or: how I learned to stop worrying and love the grind.
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To achieve competence in sport necessitates training. Training involves doing the same thing over and over and over and over again: to build up strength, endurance and capability; to learn about your team-mates in co-operative games; to learn the rules; to perfect your technique.
If you want to run a marathon, you don’t just turn up on the day and do it. You train for it. You go out running. You start small; 5km, then 10, 15, up to half-marathon, work your way up to 20 miles and then you’re probably ready. You go out, 3 to 5 times a week, trudging around the same routes that were stunning and interesting at first but soon lost their charm after the 18th time, or, when the weathers bad and you’re a fair-weather runner, in the gym, pounding away mindlessly on the treadmill, getting the miles into your feet, conditioning your body and your mind ready for the challenge. There will be times when it will hurt, times when you don’t enjoy it and times when it goes badly and all these times will make you question why you’re doing it to yourself. And you won’t have a good answer.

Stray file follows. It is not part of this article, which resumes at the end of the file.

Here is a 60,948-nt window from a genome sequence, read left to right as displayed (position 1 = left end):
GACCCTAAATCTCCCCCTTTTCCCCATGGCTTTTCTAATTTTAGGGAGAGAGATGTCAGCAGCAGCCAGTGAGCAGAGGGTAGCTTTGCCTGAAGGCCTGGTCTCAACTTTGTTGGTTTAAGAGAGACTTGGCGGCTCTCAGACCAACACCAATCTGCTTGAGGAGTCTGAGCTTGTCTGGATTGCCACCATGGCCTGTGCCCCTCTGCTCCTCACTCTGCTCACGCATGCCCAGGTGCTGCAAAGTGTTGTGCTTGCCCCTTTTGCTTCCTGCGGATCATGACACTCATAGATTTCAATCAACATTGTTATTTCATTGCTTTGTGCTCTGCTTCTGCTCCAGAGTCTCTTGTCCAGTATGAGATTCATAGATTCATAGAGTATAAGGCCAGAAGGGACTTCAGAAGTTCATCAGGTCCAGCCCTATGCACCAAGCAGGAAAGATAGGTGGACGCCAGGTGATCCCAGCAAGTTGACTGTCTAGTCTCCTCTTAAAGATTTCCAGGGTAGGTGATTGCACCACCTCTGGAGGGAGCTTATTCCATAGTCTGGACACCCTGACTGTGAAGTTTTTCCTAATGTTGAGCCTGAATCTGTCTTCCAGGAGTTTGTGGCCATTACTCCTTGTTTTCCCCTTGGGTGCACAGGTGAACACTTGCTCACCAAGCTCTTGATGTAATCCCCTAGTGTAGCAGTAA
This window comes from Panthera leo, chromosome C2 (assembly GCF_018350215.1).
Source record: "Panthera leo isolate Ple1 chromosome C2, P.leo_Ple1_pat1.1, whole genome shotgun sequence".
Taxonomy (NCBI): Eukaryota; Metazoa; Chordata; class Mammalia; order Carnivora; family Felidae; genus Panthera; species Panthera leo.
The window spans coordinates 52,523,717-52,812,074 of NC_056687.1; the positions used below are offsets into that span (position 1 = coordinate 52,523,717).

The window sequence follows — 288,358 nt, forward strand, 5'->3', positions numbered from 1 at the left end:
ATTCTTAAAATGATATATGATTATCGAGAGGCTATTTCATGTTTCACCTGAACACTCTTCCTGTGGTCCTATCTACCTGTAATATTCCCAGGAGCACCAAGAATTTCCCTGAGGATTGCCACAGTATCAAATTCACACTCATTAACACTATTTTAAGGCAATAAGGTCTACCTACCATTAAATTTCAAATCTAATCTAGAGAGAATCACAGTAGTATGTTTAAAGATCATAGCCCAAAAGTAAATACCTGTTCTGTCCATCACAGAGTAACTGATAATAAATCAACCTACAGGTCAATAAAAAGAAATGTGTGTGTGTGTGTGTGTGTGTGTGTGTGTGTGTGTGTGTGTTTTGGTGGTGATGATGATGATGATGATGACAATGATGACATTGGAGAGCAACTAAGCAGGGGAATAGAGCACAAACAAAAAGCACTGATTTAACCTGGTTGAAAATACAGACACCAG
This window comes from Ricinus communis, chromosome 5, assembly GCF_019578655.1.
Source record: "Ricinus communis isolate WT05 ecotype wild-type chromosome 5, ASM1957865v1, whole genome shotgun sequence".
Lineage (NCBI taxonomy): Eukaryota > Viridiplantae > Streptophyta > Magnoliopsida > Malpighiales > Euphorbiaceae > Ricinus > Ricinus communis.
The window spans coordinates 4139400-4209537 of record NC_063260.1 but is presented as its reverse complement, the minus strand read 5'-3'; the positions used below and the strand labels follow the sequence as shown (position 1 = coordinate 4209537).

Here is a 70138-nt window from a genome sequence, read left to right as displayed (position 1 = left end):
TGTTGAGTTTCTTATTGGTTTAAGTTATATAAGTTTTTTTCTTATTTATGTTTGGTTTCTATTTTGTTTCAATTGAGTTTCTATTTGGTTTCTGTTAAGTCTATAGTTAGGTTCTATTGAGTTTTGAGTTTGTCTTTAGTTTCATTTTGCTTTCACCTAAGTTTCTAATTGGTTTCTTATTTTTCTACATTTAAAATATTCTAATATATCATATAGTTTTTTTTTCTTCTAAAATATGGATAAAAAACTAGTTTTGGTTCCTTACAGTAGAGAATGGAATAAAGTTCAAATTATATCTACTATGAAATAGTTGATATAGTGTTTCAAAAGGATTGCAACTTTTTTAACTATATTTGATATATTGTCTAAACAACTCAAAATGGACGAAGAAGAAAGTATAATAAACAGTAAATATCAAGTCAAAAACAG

Of course, you can cheat in a marathon but apart from those with good arguments to do so, what will you, the amateur runner, gain by doing so? The kudos? The prestige? The respect? When you’re finished – even without cheating – and you’ve got your finisher’s medal on display, people will congratulate you and say well done but it won’t mean anything to them. And that shiny piece of loot-onna-rope is just a symbol of the amount of time you spent grinding out the miles before the race.
What do you do then? You’ve done your marathon and that’s it. Maybe you didn’t enjoy it and stick to smaller distances or hang up your running shoes all together. That’s fine. It’s not for you and that’s okay. But maybe you’ll want to do it again and try to do it faster or find a more challenging course. Maybe this is just the beginning of a new hobby, a new pastime that will find you running the same courses over and over and over again, all just to feel that kick of adrenaline and pure rush of an endorphin high; all just to sate your achiever tendencies. And I happen to know for a fact that all that training will give you a lot of time to think about all sorts of things – especially about rubbish like this.
In two days time, I’ll be running an 85 mile ultramarathon along an old Roman trail through the middle of England. The finishers medal – if there is one – is likely to be nothing more than a cheap bit of bronze coloured tin.
This race is my Naxxramas; that medal is my Epic drop.